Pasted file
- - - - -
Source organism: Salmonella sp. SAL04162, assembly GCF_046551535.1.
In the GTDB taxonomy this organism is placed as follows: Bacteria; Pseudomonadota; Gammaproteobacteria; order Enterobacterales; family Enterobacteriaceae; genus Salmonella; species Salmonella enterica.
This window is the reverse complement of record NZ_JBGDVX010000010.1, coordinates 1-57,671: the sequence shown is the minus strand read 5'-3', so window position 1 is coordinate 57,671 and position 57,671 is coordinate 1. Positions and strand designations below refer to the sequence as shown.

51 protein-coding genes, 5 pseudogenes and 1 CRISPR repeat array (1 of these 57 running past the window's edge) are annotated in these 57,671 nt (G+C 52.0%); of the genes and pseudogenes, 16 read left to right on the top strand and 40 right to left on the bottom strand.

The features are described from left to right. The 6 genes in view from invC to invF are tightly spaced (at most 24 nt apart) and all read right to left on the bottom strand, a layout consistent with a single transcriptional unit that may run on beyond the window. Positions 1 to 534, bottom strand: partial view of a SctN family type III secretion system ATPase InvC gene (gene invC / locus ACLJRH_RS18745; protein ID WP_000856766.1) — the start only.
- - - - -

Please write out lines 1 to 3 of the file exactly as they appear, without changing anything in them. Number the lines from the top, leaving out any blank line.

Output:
Source organism: Salmonella sp. SAL04162, assembly GCF_046551535.1.
In the GTDB taxonomy this organism is placed as follows: Bacteria; Pseudomonadota; Gammaproteobacteria; order Enterobacterales; family Enterobacteriaceae; genus Salmonella; species Salmonella enterica.
This window is the reverse complement of record NZ_JBGDVX010000010.1, coordinates 1-57,671: the sequence shown is the minus strand read 5'-3', so window position 1 is coordinate 57,671 and position 57,671 is coordinate 1. Positions and strand designations below refer to the sequence as shown.